Dispute resolution

Taking the register: the essential components for requesting to see a company's shareholder register

Published on 19th Jul 2022

Where a company wishes to resist a statutory request to see the shareholder register, it can look for strict and exact compliance with the statutory regime, including the need for a 'proper purpose'

By law, every company must keep a register of every one of its members, although it is not published. As such, the identity and addresses of those members can constitute very valuable information, particularly for activist shareholders wishing to drum up support for their initiatives.

Under section 116 of the Companies Act 2006, a member can make a request to see a copy of the register free of charge and a non-member can make such a request in exchange for a fee. A section 116 request is the only way that a non-director is able to obtain a full list of the names and addresses of all the current members of a company. Improper refusal or default of inspection may be a criminal offence by the company and every officer of the company who is in default, but the company has only five working days to decide how to respond.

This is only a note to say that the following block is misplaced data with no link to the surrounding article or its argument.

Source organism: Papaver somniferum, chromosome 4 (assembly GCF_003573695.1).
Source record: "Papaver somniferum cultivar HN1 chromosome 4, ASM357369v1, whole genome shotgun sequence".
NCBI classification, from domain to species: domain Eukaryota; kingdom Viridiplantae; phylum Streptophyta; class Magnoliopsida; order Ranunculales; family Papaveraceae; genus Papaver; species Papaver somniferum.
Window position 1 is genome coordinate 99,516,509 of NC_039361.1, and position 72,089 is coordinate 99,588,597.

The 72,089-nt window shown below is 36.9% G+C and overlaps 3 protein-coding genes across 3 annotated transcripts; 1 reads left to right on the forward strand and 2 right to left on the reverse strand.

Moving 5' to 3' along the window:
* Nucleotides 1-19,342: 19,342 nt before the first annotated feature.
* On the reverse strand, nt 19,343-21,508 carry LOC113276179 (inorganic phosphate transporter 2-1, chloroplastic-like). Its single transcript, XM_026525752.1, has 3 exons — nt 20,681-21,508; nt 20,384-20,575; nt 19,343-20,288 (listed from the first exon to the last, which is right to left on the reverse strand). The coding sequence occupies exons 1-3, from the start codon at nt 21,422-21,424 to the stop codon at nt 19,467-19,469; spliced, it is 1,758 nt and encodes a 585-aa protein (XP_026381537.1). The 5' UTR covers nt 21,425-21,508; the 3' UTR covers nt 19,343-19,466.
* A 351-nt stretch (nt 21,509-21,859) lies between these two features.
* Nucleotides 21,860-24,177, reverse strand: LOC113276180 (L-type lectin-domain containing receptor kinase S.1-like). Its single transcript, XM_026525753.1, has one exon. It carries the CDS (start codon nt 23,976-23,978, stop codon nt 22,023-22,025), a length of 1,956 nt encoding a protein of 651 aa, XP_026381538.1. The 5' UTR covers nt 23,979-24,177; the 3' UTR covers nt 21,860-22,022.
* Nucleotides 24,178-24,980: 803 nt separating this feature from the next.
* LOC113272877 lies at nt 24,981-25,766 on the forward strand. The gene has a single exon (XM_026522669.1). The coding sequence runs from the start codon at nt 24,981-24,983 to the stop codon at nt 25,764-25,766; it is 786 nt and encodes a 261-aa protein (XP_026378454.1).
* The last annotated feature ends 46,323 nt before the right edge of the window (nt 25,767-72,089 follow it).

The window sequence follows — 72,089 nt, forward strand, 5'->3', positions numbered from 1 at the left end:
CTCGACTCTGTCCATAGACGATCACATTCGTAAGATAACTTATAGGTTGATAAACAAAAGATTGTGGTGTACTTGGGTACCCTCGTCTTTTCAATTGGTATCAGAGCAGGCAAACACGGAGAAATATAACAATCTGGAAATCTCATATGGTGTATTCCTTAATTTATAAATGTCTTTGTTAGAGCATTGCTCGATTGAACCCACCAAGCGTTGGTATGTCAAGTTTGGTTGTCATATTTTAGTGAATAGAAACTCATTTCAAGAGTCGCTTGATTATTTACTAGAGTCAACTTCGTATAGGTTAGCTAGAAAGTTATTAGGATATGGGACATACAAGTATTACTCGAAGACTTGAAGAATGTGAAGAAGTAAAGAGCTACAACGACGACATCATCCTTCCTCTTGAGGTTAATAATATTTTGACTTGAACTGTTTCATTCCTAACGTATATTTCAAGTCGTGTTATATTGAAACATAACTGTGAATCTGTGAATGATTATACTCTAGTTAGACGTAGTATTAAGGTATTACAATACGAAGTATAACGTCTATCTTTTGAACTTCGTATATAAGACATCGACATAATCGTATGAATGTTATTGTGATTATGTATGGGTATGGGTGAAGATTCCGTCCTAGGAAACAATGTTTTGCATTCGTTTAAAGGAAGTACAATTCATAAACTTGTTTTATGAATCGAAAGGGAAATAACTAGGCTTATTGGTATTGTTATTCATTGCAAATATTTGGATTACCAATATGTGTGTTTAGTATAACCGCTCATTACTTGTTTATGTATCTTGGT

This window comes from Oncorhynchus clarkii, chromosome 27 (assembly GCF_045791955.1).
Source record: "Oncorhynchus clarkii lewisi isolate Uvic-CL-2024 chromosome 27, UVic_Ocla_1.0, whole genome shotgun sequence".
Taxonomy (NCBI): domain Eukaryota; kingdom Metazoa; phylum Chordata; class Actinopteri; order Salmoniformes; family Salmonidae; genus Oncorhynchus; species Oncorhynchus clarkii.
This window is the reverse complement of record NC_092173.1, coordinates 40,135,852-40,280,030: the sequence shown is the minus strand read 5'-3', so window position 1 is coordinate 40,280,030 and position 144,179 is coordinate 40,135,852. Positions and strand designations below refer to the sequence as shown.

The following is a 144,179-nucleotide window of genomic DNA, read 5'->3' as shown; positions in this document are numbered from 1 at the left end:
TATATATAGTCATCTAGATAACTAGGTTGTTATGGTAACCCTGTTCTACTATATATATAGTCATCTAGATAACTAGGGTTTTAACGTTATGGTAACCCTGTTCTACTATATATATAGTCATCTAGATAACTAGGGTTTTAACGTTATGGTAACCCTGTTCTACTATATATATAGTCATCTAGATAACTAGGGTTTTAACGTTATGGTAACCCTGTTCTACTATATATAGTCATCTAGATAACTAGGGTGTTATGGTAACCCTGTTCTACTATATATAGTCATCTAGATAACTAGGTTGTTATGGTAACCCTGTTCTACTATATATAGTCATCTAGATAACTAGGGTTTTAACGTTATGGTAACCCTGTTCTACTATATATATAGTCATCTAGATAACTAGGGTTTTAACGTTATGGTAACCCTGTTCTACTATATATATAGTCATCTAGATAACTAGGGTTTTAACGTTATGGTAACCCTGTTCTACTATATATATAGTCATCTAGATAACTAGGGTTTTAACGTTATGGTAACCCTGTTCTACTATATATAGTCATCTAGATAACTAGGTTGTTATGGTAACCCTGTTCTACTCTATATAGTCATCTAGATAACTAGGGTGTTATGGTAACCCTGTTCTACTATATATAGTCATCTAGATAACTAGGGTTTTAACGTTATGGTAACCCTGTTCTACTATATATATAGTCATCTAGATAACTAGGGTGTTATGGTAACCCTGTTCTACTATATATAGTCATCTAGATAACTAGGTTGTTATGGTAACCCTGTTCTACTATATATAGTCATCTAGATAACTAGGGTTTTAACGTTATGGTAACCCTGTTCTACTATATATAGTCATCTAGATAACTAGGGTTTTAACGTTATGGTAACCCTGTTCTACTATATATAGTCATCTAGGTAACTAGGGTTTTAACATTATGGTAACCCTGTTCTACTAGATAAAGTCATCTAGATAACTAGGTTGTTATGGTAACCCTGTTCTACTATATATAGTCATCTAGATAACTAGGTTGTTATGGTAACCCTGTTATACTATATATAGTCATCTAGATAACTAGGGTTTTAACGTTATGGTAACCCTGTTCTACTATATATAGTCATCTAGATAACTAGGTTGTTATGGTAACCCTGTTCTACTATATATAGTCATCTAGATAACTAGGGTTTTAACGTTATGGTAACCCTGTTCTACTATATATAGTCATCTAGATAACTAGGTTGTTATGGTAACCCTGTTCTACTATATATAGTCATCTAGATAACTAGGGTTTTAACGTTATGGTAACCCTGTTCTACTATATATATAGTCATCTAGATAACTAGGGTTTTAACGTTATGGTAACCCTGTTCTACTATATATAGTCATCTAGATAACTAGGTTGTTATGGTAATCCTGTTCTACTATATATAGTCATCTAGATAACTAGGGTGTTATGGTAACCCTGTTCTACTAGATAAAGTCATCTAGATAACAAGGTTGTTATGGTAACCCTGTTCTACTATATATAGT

In practice, requests to inspect a company's register of members are often a tactic during a dispute for control over that company. Importantly, a company has the ability under section 117 of the Act to obtain a court order that it does not have to comply with the request, but only if the company can show that the request has not been made for a "proper purpose".

The stumbling block here is that there is no definition in the Act of what is meant by a "proper purpose".  There have, however, been several cases in recent years in which the courts have provided some clarity: In re Burry & Knight Ltd (2014), Burberry Group plc v Fox-Davies (2017) and Houldsworth Village Management Co. Ltd v Barton (2020). The latest is the Court of Appeal's decision in 2021 in Sir Henry Royce Memorial Foundation v Mark Gregory Hardy (2021).

Alleged wrongdoing by directors of linked entity

The claimant was a company limited by guarantee and the defendant was one of its members. The defendant was also the finance director of another company, the Rolls-Royce Enthusiasts' Club, which was a linked but not legally related entity.

During his tenure as the club's finance director, the defendant claimed to have uncovered serious wrongdoing on the part of a number of the club's directors, who were also directors of the claimant.